During the review of the command’s recommendation that Stein receive the Navy Cross posthumously, Major General James L. Underhill, a member of Fleet Marine Force, Pacific’s Awards Board, believed a better description of Stein’s actions might upgrade the award. On 17 May 1945, he wrote Stein’s battalion commander, Colonel J. B. Butterfield, for more info. Eventually, a more detailed report was submitted and sent up the chain of command and Lieutenant General Holland M. “Howlin Mad” Smith (head of Fleet Marine Force, Pacific), Pacific Fleet Admiral Chester Nimitz, General Alexander A. Vandegrift (Commandant of the Marine Corps), Rear Admiral R. W. Hayler (head of the Navy Department of Awards and Decorations), and Fleet Admiral Ernest King (head of the U.S. Navy) recommended approval of a Medal of Honor for Stein. Due to upgrading of the recommendation, Stein’s Medal of Honor process had the most endorsements the study for the book Flamethrower has uncovered—15 in total.
After the week after he had fallen, Tony’s decayed body was retrieved from the battlefield and buried in plot 5, row 6, gave 1107, in the 5th Marine Division Cemetery on Iwo Jima, a cemetery that would receive one of the most famous eulogies by a U.S. Chaplain a few weeks later, Rabbi Roland Gittlesohn, called “The Purest Democracy.” A year later, on 19 February 1946, Tony’s Medal of Honor was presented to his 24-year-old widow at the Ohio Statehouse in the presence the governor. Admiral Richard Pennoyer tied the Medal around her neck as she stood there both proud and very sad. Stein’s mother also was there, watching with tears streaming down her face.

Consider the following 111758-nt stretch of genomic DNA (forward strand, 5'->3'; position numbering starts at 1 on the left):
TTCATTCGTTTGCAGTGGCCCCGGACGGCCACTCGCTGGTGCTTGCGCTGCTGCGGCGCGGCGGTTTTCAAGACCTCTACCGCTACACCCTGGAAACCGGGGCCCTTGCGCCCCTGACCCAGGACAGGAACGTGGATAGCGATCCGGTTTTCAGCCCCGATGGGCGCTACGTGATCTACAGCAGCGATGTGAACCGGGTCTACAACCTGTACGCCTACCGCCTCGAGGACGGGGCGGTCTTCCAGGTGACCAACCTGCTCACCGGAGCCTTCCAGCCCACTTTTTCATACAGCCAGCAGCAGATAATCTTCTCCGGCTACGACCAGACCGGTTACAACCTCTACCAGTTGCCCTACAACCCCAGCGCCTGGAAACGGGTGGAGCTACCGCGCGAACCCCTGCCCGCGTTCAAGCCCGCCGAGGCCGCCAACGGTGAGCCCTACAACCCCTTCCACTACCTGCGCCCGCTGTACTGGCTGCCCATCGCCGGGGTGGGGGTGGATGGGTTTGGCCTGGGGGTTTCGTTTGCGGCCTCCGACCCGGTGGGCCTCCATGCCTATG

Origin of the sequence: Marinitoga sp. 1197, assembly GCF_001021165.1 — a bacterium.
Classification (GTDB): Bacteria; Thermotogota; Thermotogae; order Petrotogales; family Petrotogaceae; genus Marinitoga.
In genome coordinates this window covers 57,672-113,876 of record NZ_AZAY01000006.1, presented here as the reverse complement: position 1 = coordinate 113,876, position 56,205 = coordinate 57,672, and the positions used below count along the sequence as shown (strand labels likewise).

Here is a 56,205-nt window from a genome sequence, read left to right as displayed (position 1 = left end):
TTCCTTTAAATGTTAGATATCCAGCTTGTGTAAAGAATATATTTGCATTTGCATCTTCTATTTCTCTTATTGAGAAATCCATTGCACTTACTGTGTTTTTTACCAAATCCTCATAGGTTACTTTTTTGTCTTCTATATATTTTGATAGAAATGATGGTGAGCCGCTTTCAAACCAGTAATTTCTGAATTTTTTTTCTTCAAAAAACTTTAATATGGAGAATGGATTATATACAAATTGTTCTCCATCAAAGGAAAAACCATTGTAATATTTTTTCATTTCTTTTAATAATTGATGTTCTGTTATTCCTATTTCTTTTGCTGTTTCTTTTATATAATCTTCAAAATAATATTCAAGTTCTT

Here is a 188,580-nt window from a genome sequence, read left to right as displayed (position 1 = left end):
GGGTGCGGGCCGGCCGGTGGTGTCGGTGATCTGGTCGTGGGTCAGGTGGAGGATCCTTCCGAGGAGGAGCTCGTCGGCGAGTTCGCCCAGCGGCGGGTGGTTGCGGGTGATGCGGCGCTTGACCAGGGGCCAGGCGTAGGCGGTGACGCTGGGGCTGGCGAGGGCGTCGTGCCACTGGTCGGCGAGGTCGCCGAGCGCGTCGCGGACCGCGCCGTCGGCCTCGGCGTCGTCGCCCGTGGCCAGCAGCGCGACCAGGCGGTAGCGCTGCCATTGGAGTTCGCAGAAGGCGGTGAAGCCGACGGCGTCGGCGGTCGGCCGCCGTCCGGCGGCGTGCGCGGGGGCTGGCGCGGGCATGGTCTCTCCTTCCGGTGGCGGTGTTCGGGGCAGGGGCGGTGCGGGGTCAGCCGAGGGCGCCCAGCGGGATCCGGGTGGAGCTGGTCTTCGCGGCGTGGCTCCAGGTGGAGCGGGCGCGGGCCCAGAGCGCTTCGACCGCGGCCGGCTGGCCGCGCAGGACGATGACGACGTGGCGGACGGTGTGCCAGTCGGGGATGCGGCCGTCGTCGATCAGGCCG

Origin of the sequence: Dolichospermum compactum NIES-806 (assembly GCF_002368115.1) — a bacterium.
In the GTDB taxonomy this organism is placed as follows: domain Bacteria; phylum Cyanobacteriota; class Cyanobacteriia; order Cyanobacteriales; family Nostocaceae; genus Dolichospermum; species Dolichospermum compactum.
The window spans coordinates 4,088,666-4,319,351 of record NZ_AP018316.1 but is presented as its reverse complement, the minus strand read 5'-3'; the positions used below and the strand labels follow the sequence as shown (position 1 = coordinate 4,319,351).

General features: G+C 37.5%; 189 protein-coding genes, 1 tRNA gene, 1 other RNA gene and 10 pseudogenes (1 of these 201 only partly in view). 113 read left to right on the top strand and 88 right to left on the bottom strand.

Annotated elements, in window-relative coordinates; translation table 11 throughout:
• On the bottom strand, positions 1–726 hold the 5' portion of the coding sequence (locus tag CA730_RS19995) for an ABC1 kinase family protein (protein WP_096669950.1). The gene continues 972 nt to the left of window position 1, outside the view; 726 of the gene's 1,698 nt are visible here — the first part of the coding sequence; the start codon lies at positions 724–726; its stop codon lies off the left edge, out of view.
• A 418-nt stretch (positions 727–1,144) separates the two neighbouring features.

Eventually, Stein’s remains were removed from Iwo Jima in 1948 and arrived, one week before Christmas, back in Dayton, Ohio. He eventually was buried in Our Lady of Rosary Church according to his wife’s wishes, but against his Jewish family’s desire. Although it seems Tony identified as being Jewish and was an atheist, he maybe had “converted” for his wife Joan when they got married (the records are unclear about this). He, like many Jewish men and women of his generation, when they wanted to marry someone out of their Jewish tradition, they most often left for the dominate religion when doing so to please the society around them. However, when his remains returned to the States, his widow and mother started to fight over his remains. Complicating the situation was the fact that his widow had remarried by 1947 complicating the legal claim one had as the next of kin. A bitter fight ensued between her and his mother, Rose, over his body and where he would be buried. His mother wanted him buried in a Jewish cemetery and his widow wanted him in her church’s burial grounds. In the end, the military adhered to the wishes of the widow as the next-of-kin, and he went and remained in a Catholic cemetery. As far as history is concerned, though, Tony Stein was the only Jewish Medal of Honor recipient from Iwo Jima.